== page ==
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Friday 1:55 p.m.–2:25 p.m.

Satellite mapping for everyone

Chris Waigl

Audience level:


Concerned about urban sprawl, landscape change or ecosystem recovery? Wildfire, drought or flooding? A vast amount of satellite data, collected since the 1970s, is freely available for your next mapping project. I will demonstrate how Python helps to make sense of odd scientific data and metadata formats and produce beautiful visualization and map products.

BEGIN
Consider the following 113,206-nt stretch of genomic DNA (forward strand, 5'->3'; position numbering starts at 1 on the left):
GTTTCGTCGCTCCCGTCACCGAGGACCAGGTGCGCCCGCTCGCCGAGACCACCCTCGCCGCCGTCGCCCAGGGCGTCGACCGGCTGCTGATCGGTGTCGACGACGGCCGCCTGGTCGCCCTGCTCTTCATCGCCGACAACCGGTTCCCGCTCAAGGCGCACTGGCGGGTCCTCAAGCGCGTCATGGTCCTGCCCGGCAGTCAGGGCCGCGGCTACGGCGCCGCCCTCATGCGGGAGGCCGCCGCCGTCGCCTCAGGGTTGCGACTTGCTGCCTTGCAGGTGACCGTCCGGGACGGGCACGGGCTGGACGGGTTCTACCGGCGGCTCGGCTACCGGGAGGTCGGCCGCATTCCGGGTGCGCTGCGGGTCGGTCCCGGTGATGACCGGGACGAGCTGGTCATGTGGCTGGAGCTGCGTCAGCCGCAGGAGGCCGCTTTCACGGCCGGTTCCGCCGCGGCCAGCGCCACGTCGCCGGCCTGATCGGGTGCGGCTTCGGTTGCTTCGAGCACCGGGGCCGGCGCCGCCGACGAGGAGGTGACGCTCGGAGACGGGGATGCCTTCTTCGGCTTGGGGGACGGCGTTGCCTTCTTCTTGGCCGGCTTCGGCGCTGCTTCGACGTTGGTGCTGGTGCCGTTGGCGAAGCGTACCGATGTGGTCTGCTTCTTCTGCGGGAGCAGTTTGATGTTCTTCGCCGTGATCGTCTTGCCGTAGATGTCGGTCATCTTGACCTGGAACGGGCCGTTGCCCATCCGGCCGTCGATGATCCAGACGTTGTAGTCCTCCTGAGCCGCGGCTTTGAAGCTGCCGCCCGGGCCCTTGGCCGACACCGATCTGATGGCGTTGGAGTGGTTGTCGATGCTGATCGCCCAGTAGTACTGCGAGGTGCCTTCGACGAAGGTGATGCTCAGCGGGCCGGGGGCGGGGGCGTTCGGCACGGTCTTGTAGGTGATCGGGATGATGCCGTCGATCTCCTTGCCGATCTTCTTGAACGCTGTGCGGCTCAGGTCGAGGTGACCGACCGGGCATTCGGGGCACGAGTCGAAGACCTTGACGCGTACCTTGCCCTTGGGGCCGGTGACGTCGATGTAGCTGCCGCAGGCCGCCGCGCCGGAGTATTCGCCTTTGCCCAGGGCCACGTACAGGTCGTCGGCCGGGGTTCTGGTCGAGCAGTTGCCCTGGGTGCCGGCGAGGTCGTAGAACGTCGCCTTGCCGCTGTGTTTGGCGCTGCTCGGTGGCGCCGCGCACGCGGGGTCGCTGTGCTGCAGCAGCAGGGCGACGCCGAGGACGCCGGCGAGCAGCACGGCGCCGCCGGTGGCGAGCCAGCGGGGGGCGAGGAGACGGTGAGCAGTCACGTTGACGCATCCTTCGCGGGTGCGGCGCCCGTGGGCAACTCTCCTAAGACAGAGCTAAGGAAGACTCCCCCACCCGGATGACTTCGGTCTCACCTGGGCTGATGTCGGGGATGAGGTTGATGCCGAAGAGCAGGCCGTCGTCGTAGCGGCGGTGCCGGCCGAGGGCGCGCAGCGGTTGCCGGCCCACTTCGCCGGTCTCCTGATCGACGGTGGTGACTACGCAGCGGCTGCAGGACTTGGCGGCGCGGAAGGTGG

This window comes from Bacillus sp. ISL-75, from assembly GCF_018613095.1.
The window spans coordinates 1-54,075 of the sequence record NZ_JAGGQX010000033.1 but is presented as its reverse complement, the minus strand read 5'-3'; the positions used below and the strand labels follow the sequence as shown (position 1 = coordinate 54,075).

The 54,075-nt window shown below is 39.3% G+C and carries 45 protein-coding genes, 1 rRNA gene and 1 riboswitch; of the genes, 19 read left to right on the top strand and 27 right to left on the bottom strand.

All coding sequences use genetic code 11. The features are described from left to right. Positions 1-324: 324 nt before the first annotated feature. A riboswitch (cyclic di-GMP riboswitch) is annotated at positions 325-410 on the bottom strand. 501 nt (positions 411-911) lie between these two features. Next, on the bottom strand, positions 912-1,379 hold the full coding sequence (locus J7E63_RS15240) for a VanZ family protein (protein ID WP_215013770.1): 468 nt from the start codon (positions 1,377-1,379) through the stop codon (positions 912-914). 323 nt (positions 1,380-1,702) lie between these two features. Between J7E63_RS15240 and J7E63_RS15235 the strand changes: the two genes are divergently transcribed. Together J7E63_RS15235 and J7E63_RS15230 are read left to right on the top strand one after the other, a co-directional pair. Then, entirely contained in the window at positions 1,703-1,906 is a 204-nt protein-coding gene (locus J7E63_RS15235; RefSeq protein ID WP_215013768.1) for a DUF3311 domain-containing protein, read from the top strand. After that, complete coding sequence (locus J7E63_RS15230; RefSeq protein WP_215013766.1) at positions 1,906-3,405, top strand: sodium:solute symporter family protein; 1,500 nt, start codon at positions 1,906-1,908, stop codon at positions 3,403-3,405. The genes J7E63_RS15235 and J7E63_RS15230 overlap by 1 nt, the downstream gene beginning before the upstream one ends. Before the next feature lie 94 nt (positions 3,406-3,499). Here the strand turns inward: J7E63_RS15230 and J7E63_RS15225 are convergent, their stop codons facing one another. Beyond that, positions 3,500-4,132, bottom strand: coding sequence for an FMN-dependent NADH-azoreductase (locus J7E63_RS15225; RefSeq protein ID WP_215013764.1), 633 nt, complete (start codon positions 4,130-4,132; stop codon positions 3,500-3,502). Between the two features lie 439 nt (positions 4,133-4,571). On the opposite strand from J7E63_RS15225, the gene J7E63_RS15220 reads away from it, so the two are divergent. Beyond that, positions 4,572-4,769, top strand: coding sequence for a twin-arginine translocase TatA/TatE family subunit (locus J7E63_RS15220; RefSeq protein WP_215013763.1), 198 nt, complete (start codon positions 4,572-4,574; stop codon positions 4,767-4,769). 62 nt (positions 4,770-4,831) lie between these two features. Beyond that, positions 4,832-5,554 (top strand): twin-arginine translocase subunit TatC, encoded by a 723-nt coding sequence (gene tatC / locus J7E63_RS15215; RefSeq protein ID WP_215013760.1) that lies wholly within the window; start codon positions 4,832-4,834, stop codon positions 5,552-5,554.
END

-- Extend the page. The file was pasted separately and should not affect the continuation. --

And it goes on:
**0. Background** High-quality free satellite data is available nowadays for simple download from agencies such as NASA, NOAA, ESA or the USGS. Imagery to resolutions of about 15-30m is detailed enough to map regional processes, be they environmental, industrial, or related to catastrophic events. But even coders who use GIS data as a matter of course are not often comfortable generating their own RGB raster maps. On the other hand, students and researchers in geospatial disciplines are often stuck in clumsy GUI-driven software and are unfamiliar with how a general purpose scripting language with excellent library support can help them. This talk aims to bridge this gap: to give Python coders the enough knowledge of the anatomy of a satellite imagery scene, show researchers the power of Python, and point both to the best libraries to get both groups started on their mapping project. **1. For example, natural hazard mapping with Landsat.** Satellite imagery comes in many data file formats, from the straightforward to the frustrating and convoluted. We will spend the bulk of the talk on the easiest format: GeoTIFF, which is essentially a TIFF file with extra tags with information about data types, geographic extent and map projection. Luckily, GeoTIFF is not only the most friendly format for satellite imagery, it is also the one used by US Geological Survey, which distribute images from the Landsat family of earth observing satellites. Landsat images are not super-high resolution, but good enough to show roads, fields, rivers, industrial installations, forests, and landscape structures. [Their quality is superb][1]. An example is this before/after image of a pond at the Mount Polley mine in BC, Canada, which, in early August, 2014, developed a breach and released toxic wastewater into the surrounding waters. ![MtPolley][3] **2. Data details** The scene comes as a zip file or tarball which contains a plain-text metadata file and, depending on the version of the satellite, a varying number of GeoTIFF files with the same footprint. Any three of these are used to make false-color RGB images. We will use the GDAL library to read the images. This provides access to the data itself appears as Numpy arrays. GDAL makes it easy to relate rater indices to geographic location, while Numpy takes over the task of subsetting and data type conversion. The [wrapper classes][2] I have written remove some of the complexity. High-quality maps are generated with Matplotlib's Basemap toolkit, and all code will be available in iPython notebooks. **3. Beyond Landsat** A short section at the end of the talk will be devoted to data file formats that are less accessible than GeoTIFF, specifically HDF-EOS (used by NASA) and HDF5 (used among others by NOAA). HDF5 in particular is worth knowing as it is a good choice for storing your own raster data. It turns out that making raster maps from satellite data is in no way harder than using shapefiles for GIS applications. Both can be combined using the Basmeap and/or the powerful shapely/fiona set of libraries An animation][4] is online, and some code examples can be found in IPython notebooks [here][5] and [here][6]. [1]: [2]: [3]: [4]: [5]: [6]:
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